1. Guest, the 'News in Brief' for the week beginning 22nd February 2021 is here.
    Dismiss Notice
  2. Welcome! To read the Core Purpose and Values of our forum, click here.
    Dismiss Notice

An amygdalar neural ensemble that encodes the unpleasantness of pain, 2019, Corder et al.

Discussion in 'Health News and Research unrelated to ME/CFS' started by Trish, Oct 28, 2019.

Tags:
  1. Trish

    Trish Moderator Staff Member

    Messages:
    30,698
    Likes Received:
    146,309
    Location:
    UK
    An amygdalar neural ensemble that encodes the unpleasantness of pain.

     
    rvallee and MEMarge like this.
  2. Trish

    Trish Moderator Staff Member

    Messages:
    30,698
    Likes Received:
    146,309
    Location:
    UK
    A member has asked me to post this response to this research:

    Getting at the Hurt in Chronic Pain

    by Cort Johnson

     
    MEMarge and DokaGirl like this.
  3. Sarah94

    Sarah94 Senior Member (Voting Rights)

    Messages:
    2,974
    Likes Received:
    10,636
    Location:
    UK
    It was me who asked Trish to make a thread for this - due to myself being too brain fogged to work out how to title the thread etc.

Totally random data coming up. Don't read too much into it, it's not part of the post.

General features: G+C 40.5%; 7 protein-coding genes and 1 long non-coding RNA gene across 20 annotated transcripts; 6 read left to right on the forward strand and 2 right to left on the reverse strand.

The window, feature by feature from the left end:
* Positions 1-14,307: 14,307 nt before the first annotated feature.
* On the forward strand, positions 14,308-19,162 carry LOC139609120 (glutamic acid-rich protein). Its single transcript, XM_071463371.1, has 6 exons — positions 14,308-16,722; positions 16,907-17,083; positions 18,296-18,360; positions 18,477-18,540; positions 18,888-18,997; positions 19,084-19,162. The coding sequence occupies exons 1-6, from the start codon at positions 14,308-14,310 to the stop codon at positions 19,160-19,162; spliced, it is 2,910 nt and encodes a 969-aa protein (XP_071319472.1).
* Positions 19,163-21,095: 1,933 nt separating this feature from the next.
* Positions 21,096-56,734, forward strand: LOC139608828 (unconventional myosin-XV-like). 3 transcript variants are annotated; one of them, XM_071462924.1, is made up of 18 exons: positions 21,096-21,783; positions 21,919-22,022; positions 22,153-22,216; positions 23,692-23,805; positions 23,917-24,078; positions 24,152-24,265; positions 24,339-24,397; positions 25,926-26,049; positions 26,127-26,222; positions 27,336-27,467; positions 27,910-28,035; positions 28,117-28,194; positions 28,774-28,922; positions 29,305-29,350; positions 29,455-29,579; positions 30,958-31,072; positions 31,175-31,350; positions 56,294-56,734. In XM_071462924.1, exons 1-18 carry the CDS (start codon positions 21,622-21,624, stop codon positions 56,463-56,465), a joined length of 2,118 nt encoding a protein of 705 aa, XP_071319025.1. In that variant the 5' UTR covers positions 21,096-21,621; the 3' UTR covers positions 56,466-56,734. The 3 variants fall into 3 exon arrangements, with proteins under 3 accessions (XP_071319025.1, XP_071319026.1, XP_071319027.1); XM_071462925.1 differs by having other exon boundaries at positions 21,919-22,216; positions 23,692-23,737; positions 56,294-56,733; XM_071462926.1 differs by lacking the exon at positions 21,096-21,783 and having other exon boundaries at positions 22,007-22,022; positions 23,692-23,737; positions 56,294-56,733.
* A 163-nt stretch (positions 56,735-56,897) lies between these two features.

I came across Cort's article today and it made me rather uncomfortable. Felt a bit too close to the gaslighting sort of "pain isn't bad, it's just how you respond to it emotionally that's the problem". And the old biopsychosocial crap.

    I am lucky that I do not usually suffer with significant pain as part of my ME. My experiences of pain are mostly limited to the things which most humans encounter at some point in their lives.

    Having a somewhat philosophical disposition, I have sometimes found myself wondering "what is bad about pain", and intentionally rubbing on a sore toe to try to work out what exactly feels bad about it. Certainly up to a point, a low level of pain can just be "that's an interesting sensation, but I'd like it to stop so that I can focus my attention better on other things".But when pain starts to reach a higher level, it becomes "no that is definitely unpleasant and I want it to stop". And when in severe pain (something I've only experienced a few brief times in my life), it becomes "PLEASE GOD MAKE IT STOP RIGHT NOW".

    So this research does interest me in terms of that. But it also troubles me because it sounds gaslighty especially towards people who have severe pain.

    I mean. The most severe pain makes people black out. It's not a biopsychosocial phenomenon.

    Can you look a torture victim in the eye and tell them that the problem with physical torture is how their brain responds to it, not with what is done to them physically?
     
    Last edited: Oct 28, 2019
    MEMarge, Starlight, shak8 and 7 others like this.

Share This Page